Have you had quite enough reading all those write-ups about the iPad? Well, a friend and frequent guest on the tech radio show wrote me the other day that “iPad is so old news and beaten to death, don’t you think?”
Well, it’s hard to say. If you own one, then you are busy learning the ropes and seeking out software to try. If you don’t have an iPad on your shopping list, you can turn the page. But if you’re like me, having just recently been exposed to one, then there is a whole lot to talk about, so let me begin.
I received a review sample, the 64GB Wi-Fi model, just a few days ago from Apple. They provided a case, a USB power adapter and an accessory dock. I didn’t request the keyboard, because I wanted to evaluate its usefulness as a portable standalone device. Once you add an accessory keyboard and other components, that utility is sacrificed. You might as well brandish your note-book computer.
My initial reaction is positive, but guarded. Yes, it does look, at first glance, like a grown up iPod touch. But the larger size is both a blessing and a curse, because you cannot hold it comfortably in one hand, and once you’re confined to both hands, you are forced to reconsider your work technique. I would also think this setup might present difficulties for someone who is handicapped, but no doubt there will be third-party accessories that help with accessibility issues.
In any case, the typing experience is also something I had to rediscover. I type with the traditional two hands on a regular keyboard. Since I had no real BlackBerry face time prior to owning an iPhone, I never mastered the two-finger typing technique. I get by with one finger on my iPhone, but that approach can be extremely awkward on the iPad’s larger surface. Horizontally, touch typing actually works, though it’ll take time for me to grow flexible. Placed in a vertical position, with the foreshortened keyboard layout, I have tried both a single finger and two fingers, but yet haven’t worked out a routine that suits. I’ll give it time.
Most of what you’ve heard about the iPhone OS and system responsiveness is true. It shuts down in seconds, starts up quite quickly, and all the apps and general functionality is near-instantaneous. So even though multitasking won’t come until the fall iPhone 4.0 update for the iPad, you don’t suffer much from its lack except for a few prescribed tasks, such as playing a Pandora stream in the background and so on and so forth.
The Mail interface is not well thought out. If you are using several accounts, it defaults to the last message you read in an individual account, with the Inbox a click away. You want a standard overview, you have to backtrack to the window with the Accounts button on it, and click on Accounts to see them all. The Accounts view is the default scheme on the iPhone, and that’s a better solution; that is, until iPhone 4.0 comes along with the global Inbox feature and other enhancements.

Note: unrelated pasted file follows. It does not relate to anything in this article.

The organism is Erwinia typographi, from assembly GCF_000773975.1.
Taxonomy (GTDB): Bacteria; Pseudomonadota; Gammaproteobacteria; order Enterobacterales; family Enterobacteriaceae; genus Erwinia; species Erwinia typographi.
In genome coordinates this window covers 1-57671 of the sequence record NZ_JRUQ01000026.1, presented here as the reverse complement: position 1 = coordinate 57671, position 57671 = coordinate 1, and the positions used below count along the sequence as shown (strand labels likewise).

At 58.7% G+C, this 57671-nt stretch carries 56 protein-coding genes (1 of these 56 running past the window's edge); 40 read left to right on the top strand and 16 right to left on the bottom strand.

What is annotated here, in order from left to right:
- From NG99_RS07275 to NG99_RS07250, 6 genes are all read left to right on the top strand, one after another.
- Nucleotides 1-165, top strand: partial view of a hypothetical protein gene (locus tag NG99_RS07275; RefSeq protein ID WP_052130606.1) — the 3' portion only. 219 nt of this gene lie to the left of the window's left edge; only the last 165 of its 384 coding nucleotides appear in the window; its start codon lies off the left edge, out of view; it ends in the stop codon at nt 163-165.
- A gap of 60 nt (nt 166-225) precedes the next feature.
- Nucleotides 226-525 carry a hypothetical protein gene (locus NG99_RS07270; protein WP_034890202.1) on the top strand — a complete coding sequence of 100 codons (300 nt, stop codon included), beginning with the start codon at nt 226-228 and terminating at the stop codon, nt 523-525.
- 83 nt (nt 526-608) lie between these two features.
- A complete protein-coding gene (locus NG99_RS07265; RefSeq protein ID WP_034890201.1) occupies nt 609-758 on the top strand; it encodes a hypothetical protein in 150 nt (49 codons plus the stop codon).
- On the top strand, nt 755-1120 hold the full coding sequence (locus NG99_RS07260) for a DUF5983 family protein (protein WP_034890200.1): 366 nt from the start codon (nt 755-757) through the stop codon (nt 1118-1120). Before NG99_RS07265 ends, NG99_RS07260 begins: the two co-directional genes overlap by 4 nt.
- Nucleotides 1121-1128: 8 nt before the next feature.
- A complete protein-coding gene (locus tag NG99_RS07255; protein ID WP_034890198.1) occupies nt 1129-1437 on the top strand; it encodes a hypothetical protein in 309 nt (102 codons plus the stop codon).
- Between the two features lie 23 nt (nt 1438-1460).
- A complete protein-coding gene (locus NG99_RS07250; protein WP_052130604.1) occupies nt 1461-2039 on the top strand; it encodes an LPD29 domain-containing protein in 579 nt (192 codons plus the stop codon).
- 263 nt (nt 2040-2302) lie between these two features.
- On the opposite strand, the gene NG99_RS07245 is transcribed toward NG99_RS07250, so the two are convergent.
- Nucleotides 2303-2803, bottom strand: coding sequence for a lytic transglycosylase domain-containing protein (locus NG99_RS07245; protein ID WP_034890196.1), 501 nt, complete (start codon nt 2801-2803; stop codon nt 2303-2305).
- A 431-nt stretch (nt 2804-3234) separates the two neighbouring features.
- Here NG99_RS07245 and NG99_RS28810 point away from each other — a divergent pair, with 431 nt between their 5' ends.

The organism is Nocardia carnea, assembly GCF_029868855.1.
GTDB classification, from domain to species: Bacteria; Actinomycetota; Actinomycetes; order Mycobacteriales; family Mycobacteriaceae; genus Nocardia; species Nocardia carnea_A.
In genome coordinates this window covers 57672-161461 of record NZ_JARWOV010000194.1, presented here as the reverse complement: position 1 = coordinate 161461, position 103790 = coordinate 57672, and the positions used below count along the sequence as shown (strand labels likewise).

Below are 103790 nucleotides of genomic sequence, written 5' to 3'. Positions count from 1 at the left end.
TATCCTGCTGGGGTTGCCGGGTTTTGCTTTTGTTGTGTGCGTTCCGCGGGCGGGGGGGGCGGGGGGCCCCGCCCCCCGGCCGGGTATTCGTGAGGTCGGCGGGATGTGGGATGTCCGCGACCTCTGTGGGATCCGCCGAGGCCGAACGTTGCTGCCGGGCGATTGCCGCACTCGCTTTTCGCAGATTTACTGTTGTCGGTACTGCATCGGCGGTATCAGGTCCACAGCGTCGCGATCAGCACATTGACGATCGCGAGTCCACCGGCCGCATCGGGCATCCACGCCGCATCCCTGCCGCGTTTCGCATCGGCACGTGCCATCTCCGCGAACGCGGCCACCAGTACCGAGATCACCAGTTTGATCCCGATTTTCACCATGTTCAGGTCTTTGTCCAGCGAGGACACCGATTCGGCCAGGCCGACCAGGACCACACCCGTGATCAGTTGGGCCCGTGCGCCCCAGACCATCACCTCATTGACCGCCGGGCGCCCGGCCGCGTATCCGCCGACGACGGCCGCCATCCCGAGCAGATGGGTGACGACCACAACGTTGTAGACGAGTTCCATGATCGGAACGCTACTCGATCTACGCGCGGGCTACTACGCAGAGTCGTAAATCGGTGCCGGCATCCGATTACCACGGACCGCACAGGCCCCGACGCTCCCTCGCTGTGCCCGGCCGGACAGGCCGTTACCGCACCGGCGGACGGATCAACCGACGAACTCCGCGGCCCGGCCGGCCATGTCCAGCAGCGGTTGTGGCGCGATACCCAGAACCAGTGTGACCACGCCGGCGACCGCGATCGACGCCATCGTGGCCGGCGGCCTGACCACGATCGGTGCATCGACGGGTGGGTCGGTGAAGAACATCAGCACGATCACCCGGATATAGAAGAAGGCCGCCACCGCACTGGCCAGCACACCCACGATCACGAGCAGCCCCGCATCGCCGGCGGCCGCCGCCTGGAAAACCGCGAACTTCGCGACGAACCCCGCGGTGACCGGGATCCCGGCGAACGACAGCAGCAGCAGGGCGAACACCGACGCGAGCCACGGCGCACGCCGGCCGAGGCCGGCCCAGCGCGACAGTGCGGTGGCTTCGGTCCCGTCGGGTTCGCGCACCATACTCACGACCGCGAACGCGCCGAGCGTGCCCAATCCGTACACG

Now maybe there’s a Mail setup option somewhere that I’m overlooking, but the Settings panel didn’t reveal any, and the iPad, and Apple’s mobile devices in general, don’t sport any of those optional or secret features that you can somehow access if you observe a special technique. It’s not at all like the setup on a Mac or a PC.
One of the reasons I have seriously considered an iPad is as an electronic reading devices, and here it excels. Apple’s iBooks software is simple, elegant, and makes reading your favorite books a joy to behold. I’ve already populated it with a few free titles to get a sense of the functionality, and I’m highly impressed.
Some publishers, such as Time magazine, are getting into the act with separate retail apps for every issue, at approximately the cost of the print version. But I opted for the free USA Today iPad app, which provides a decent alternative to the mobile or standard site.
In any case, I am the sort of person who prints copies of longer Web-based documents. I am trying to wean myself from that costly practice, and the iPad offers a load of promise. If I don’t have to regularly feed my printers with those expensive consumables, the cost of the iPad will be quickly covered
One more note: Wi-Fi reception is decent enough. In the master bedroom, at the other side of our home, I usually get from two to three bars signal strength on the iPhone. With the iPad it ranges from one to three bars, but performance remains pretty good. As you may have read, some people have reported spotty signal strength in places where other wireless devices fare reasonably well. Assuming the iPad has essentially the same off-the-shelf Wi-Fi hardware as other mobile gadgets, maybe Apple could resolve the sensitivity issues with a firmware update, but I find its reception quite acceptable right now.
Understand this is not a review so much as a set of preliminary observations. I’ll have lots more to say in the weeks to come in these columns and on the radio show, so stay tuned.
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